korean mistakes

8 Korean Mistakes You Don’t Know You’re Making

Raise your hand if you’ve ever had this situation happen to you.

You hit the Korean study books hard, head out to practice your newfound knowledge, and the people you talk to have no idea what you’re saying.

Very frustrating!

It’s a common situation for people who learn Korean as a second language. Often times, Korean is from their first language. The sounds, pronunciation, and intonation are far from their mother tongue, so it’s hard to replicate those sounds that are required for Korean.

But rest assured, you’re not alone!

Think back the opposite situation. Have you ever talked to people that were learning English as a second language? They may have tried to ask you something in English, but you had no idea what they said. If they persisted with the question, you probably found out that their pronunciation was slightly off.

It’s a very similar situation to you speaking Korean.

When you run into this situation, they key is to keep at it. If the other person doesn’t understand what you are saying in Korean, try explaining it another way. You’ll find that your pronunciation or intonation was slightly off, and now you can find out the correct way to say it.

In short, keep going and don’t give up!

Luckily, there are ways to avoid this situation all together. If you know the common Korean mistakes ahead of time, then you’re going to be a few steps ahead of the game. Plus you’ll look much cooler when you talk like a fluent Korean speaker in a short amount of time.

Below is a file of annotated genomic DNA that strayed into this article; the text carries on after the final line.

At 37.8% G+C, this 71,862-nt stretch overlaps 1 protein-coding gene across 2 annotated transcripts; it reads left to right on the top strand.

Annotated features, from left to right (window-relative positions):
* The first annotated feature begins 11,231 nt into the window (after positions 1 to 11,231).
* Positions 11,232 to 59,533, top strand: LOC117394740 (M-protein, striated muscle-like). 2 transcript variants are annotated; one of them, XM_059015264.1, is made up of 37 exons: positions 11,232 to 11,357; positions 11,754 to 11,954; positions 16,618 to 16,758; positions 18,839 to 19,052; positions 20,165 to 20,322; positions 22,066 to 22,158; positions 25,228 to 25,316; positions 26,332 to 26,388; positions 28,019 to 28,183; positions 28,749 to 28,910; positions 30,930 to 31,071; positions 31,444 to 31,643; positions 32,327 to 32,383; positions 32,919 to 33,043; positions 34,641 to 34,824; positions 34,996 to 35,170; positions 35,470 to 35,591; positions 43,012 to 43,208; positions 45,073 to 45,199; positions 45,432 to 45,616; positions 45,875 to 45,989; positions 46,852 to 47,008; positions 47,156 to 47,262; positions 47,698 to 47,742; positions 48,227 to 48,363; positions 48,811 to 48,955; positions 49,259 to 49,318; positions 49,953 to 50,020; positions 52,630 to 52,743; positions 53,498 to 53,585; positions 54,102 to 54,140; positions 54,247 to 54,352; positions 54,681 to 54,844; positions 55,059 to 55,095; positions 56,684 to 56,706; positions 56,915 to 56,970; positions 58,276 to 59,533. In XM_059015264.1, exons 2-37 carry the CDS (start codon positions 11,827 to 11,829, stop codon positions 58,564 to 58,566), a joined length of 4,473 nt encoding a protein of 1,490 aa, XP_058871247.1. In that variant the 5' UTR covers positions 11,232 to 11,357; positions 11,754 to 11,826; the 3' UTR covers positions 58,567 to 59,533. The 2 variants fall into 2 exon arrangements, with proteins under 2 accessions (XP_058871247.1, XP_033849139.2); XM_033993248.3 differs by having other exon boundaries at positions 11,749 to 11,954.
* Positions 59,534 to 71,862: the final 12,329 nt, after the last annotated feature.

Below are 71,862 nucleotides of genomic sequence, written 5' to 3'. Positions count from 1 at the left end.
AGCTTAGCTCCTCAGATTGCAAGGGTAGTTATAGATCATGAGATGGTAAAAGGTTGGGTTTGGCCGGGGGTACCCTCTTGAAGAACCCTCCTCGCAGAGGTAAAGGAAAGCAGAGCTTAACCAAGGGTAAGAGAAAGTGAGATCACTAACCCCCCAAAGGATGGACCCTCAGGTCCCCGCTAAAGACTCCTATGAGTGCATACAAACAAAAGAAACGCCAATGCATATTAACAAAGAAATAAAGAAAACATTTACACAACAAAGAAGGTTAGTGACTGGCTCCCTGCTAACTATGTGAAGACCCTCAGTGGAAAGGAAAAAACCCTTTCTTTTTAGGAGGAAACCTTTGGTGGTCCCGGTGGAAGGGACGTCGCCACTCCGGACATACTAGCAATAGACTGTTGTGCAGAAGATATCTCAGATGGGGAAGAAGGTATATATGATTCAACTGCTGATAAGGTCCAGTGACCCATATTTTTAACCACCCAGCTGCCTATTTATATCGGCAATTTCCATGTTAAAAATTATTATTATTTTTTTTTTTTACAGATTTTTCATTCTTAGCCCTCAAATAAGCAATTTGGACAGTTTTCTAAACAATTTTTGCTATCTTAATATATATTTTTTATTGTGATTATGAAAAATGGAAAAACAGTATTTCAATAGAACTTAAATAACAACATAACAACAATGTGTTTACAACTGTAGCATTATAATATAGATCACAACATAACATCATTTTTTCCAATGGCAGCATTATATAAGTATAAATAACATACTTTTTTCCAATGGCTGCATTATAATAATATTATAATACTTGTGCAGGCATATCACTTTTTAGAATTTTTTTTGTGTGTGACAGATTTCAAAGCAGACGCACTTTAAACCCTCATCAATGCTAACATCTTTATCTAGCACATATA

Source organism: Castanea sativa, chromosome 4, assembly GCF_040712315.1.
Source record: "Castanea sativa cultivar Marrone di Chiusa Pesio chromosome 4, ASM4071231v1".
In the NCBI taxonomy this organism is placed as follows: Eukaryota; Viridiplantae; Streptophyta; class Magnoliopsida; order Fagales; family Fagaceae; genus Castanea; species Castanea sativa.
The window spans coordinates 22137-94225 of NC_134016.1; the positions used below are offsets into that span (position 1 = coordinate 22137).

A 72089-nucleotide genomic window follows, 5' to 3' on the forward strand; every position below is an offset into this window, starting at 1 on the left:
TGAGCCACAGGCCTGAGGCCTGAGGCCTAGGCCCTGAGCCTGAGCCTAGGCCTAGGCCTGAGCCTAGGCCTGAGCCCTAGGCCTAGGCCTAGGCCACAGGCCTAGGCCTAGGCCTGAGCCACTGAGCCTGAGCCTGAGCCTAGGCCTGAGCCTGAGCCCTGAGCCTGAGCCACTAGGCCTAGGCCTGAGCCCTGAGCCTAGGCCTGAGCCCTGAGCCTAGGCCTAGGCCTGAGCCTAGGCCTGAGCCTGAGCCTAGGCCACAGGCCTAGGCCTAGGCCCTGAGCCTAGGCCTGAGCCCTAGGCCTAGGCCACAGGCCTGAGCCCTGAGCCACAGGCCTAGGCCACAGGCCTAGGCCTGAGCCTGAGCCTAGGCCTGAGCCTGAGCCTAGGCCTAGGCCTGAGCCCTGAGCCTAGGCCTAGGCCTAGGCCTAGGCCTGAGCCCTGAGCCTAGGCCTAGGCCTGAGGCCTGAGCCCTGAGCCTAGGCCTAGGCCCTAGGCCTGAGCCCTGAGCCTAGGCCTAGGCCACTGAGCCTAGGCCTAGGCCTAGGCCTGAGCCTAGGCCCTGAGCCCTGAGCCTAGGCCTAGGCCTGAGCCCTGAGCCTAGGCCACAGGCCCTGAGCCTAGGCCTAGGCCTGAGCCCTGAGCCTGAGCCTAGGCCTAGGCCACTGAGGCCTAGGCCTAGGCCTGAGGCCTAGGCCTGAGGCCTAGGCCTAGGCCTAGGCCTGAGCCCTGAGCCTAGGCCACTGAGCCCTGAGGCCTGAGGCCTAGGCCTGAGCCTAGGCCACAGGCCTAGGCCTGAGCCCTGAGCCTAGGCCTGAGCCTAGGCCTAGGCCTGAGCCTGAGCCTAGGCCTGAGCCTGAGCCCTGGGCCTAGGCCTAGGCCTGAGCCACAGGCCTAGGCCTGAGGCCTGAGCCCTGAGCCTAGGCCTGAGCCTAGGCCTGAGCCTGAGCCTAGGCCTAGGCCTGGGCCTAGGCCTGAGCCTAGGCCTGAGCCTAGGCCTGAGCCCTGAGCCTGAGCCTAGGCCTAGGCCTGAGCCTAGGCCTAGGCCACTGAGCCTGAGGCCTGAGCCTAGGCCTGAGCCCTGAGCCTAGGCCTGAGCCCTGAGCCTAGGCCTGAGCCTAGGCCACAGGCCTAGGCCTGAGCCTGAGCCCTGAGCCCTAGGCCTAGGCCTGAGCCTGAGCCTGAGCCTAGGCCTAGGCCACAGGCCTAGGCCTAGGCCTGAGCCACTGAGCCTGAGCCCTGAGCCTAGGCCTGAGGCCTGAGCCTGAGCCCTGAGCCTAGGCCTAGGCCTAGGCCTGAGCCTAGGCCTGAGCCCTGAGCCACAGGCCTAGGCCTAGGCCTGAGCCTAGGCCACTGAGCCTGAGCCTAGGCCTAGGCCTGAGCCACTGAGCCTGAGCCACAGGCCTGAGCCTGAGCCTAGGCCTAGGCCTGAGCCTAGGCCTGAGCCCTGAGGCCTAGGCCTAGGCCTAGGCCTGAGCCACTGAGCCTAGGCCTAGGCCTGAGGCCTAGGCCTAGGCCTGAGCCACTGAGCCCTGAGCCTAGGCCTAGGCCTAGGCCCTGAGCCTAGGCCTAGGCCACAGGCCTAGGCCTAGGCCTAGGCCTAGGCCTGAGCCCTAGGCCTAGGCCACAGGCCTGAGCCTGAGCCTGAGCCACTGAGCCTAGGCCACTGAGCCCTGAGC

Let’s get to it! Below are the common Korean mistakes that people make.

Note: The explanations below are written using Hangul (Korean alphabet). If you can’t read the characters yet, you can learn in less than 60 minutes for free in this guide.

1. Smooth Finish: 안녕하세요

One of the first phrases everyone learns is “안녕하세요”, which is a greeting similar to “hello”. Have you ever listening to Koreans pronounce this word? The ending is not pronounced the way it is written. Instead of finishing with a “요” sound, Koreans finish the greeting with a “여”.

If you want to sound like a native Korean, pronounce your greeting like this: “안녕하세여”.

2. Botching the Badchims: 합니다